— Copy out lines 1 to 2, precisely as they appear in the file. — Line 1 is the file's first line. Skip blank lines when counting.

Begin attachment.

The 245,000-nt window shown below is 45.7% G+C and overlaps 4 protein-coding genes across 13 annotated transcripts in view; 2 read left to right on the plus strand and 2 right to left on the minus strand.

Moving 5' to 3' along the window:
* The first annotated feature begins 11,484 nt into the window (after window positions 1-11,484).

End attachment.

The 245,000-nt window shown below is 45.7% G+C and overlaps 4 protein-coding genes across 13 annotated transcripts in view; 2 read left to right on the plus strand and 2 right to left on the minus strand.

Moving 5' to 3' along the window: